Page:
The Seed Exchange at Nabon, Ecuador

On the 6th of August, more than 2,000 peasants gathered at Nabón, Ecuador to firmly say no to transgenic crops and seeds. It was the occasion of the 15th Seeds and Ancestral Knowledge Exchange organized by the “Autonomous Government of the Decentralized Municipality of Nabon”. “To sow and exchange our seeds is how we’ll defend life”, they declared.  Members of communities and organizations representing the provinces of Azuay, Loja and Cañar, as well as Esmeraldas and Pichincha, proudly exhibited the agro biodiversity of the seeds that they maintain on their farms.

Local farmers brought a huge variety of seeds to the Seed Exchange

Given the ever-encroaching threat of genetically modified agriculture, it’s important to keep the traditional knowledge of seeds and farming practices alive.  As Nancy Minga, of the School of Agricultural Engineering of the University of Cuenca said, “it is necessary to have an organization that helps us defend our rights so that we can resist the experimental fields of transgenics, state control in marketing and other nightmares for clean, family, peasant agriculture.”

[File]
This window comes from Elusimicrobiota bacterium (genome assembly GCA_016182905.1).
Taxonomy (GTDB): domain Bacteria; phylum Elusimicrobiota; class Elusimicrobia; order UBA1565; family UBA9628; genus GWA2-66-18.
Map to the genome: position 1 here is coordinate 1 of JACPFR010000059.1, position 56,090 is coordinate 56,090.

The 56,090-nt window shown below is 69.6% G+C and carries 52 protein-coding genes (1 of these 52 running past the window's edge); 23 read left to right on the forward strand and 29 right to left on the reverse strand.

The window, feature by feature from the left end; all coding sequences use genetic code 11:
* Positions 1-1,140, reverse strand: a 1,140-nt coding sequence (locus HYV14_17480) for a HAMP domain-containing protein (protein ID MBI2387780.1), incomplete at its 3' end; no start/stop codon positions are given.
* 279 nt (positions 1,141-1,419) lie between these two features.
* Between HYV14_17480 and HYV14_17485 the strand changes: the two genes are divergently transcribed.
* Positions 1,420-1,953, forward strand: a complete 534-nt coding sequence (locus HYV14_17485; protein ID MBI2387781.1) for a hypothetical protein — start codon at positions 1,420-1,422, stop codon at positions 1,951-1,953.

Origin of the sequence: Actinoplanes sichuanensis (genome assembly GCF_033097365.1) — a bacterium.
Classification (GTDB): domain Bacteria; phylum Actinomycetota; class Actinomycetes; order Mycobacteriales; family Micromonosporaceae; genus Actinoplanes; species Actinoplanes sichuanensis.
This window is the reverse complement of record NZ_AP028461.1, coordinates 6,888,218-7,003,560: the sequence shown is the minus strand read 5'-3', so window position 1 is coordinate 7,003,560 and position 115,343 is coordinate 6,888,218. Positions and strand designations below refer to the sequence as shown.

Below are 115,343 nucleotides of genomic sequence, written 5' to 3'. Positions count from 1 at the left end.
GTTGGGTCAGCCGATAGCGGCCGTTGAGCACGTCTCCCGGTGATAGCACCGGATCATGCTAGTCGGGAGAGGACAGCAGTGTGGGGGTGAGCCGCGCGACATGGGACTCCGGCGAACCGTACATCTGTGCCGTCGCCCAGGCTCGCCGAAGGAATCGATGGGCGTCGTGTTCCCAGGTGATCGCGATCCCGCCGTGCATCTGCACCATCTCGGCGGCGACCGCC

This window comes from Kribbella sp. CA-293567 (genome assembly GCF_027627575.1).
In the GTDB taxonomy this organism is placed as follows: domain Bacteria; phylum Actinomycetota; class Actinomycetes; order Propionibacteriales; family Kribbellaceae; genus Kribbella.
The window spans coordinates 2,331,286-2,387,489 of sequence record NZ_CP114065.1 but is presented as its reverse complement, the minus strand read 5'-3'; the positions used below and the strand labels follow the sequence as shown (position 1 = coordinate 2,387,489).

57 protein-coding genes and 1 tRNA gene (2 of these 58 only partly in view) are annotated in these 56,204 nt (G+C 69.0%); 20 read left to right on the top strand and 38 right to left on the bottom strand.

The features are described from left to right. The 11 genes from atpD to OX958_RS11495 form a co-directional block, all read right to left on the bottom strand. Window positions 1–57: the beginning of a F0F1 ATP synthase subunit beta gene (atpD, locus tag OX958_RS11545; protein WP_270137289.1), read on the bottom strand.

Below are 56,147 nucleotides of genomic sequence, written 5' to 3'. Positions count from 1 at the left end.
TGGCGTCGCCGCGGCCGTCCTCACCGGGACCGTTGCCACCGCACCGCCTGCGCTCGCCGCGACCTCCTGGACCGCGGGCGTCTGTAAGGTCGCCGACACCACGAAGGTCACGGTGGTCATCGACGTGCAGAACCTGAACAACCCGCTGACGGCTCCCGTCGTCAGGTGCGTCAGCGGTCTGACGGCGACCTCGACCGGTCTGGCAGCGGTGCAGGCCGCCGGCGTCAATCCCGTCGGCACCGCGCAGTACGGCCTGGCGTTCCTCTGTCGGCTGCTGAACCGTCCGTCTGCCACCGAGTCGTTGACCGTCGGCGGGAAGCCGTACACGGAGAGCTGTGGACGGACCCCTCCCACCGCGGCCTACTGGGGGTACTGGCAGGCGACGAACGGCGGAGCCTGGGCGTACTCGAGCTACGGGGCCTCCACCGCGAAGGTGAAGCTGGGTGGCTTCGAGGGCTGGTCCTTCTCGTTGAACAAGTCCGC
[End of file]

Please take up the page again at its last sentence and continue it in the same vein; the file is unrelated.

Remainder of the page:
The deliberations at the exchange were intensely cognizant of the most pertinent question, “What can we do to keep our seeds healthy?” And the answer was succinct and direct – to continue planting, organizing, declaring GM-free territories and maintaining political formation. The more than 2,500 attendees also learned about the daily struggles in the lives of agro ecological producers, so that the participants could harness encouragement from each other’s experiences and challenges.

The variety in colors, shapes, flavors, stories and recipes was an attractive part of the meeting of the ancestral heritage of the Nabon region. In addition to the barter and exhibition of seeds, the best stands were awarded for the variety of products, the most decorated dish and the gastronomic exhibition. And, finally, it was time for partaking of the wonderful food prepared by the participants, and a great pambamesa (Kichwa word for “food for all”) was laid out, a feast of mote, corn, beans, guinea pig meat and chicken on a tablecloth made of colorful ponchos and shawls. The Nabon Seed Exchange was a roaring success and a great step in the direction of firmly seizing the ancient future of Ecuador.

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